Teachers Taking on Hybrid Learning

COVID-19 hit and teachers had to learn a new way of teaching and many of them are taking it totally different ways. Teachers have to prepare for class unlike they are used to, in order to stay organized. 

“I have five different checklists. I have all the papers that need to be collected from students on their block and day,” stated Krystle Kelly, a math teacher at Woodland Regional High School. 

Kelly confirms that hybrid learning has been a difficult transition because she is not able to assign group activities or anything hands on. Kelly also changed all her lesson plans so the in-school students and the online students all have the same experience. Kelly wants to have her students work together on problems but social distance requirements and hybrid learning doesn’t allow it. Google Meet is one department with which she isn’t struggling.

“Yes, I can do a Google Meet,” Kelly states. “I got it all down.” 

Having multiple monitors in the classroom doesn’t affect her teaching because both computers have specific tasks; however, coming into work and having to set everything up is a hassle. There are also some difficulties with the Google Meet program throughout the day, but she works them out fairly quickly.

One student, Gillian Armstrong, has been observing her teachers closely during hybrid learning. “And some need to work on things like talking and working with both the kids in class and online because some teachers seem to forget about the online students.”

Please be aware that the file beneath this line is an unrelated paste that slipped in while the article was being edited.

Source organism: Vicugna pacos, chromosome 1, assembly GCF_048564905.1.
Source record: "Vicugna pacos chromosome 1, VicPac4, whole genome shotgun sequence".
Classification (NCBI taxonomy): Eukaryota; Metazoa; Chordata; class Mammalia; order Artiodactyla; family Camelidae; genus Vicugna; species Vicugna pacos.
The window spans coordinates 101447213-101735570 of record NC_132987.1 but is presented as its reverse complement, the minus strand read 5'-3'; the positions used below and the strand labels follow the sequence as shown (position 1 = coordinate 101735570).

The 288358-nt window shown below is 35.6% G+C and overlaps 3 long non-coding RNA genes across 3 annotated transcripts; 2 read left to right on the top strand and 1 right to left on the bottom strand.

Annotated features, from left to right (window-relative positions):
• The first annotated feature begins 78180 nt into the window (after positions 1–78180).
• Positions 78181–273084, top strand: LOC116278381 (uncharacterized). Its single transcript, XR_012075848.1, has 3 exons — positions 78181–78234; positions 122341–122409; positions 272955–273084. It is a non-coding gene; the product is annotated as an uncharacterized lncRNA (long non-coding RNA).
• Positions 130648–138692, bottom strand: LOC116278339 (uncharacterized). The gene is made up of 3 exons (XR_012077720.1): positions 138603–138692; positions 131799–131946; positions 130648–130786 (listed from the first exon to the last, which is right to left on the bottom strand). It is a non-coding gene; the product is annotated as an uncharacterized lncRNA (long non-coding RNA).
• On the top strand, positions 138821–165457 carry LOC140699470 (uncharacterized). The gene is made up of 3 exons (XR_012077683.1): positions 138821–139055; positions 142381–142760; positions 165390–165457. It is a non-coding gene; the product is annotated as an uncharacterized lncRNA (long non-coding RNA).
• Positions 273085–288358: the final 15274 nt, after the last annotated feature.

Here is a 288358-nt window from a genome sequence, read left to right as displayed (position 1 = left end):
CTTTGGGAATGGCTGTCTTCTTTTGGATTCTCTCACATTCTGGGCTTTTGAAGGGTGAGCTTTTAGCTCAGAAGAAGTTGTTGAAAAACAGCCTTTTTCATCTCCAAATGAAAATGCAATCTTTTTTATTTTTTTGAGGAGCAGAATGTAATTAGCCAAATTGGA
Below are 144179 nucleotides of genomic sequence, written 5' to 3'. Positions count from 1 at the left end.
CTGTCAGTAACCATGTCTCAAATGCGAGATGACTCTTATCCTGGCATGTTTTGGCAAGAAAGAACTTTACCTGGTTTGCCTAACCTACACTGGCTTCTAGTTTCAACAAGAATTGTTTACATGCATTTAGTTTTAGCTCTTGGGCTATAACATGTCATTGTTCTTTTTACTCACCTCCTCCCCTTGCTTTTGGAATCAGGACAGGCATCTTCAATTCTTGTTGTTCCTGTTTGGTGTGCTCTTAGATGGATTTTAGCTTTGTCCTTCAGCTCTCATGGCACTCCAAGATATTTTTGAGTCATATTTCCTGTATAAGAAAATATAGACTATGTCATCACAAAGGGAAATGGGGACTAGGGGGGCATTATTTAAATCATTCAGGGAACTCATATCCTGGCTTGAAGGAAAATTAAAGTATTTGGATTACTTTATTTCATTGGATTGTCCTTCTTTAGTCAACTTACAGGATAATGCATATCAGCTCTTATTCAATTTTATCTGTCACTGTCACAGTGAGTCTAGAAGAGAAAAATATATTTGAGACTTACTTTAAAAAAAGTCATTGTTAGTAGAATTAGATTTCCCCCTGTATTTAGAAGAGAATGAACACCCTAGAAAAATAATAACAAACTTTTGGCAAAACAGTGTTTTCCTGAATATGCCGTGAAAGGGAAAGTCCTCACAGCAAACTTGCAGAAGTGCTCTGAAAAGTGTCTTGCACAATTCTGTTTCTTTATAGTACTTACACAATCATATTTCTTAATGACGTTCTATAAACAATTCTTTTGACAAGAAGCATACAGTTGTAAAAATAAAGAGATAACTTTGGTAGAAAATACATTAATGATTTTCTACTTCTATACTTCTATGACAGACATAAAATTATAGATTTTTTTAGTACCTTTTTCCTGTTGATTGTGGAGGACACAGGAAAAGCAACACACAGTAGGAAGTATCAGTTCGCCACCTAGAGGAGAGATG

Armstrong has noticed that most teachers are still working on how to tackle hybrid learning. She also said on a scale of one to ten- ten being absolutely fantastic- her teacher’s performances are at a seven. 

“Some of my teachers are really good at hybrid learning,” Armstrong claims. 

Science teacher, Tom Feige, has been adjusting to distance learning in his own way as well.

“It’s been a challenge,” Feige claims. “You have to make sure you’re planning for activities and labs to reach all the online students as well as the ones in class.”

He’s been giving tests over two days so kids at home will be working on another assignment while the rest take the test. This way, students will be able to ask questions on the test they couldn’t ask at home. For Feige, assigning classwork has been a struggle because he has to make sure all documents are available online. Along with this, Feige still has to learn his way around the Google Meet program. 

“Before the start of the school year, we had to figure out how to connect to the Google Meet and how we were going to present the information. So, I mean once we figured out where the cables go and how to set that up it’s been okay,” Feige stated. 

Feige was given two computers and Chromebox to help organize distance learning in the classroom. However, he isn’t using the Chromebox but he is connecting one of his computers to it. This helps with presenting information to the online and in-school students. Feige says he’s doing okay with the Google Meet but hasn’t learned any of the “hidden tricks” that it has to offer. 

“We have to adapt,” Feige said. “We’re figuring it out. ”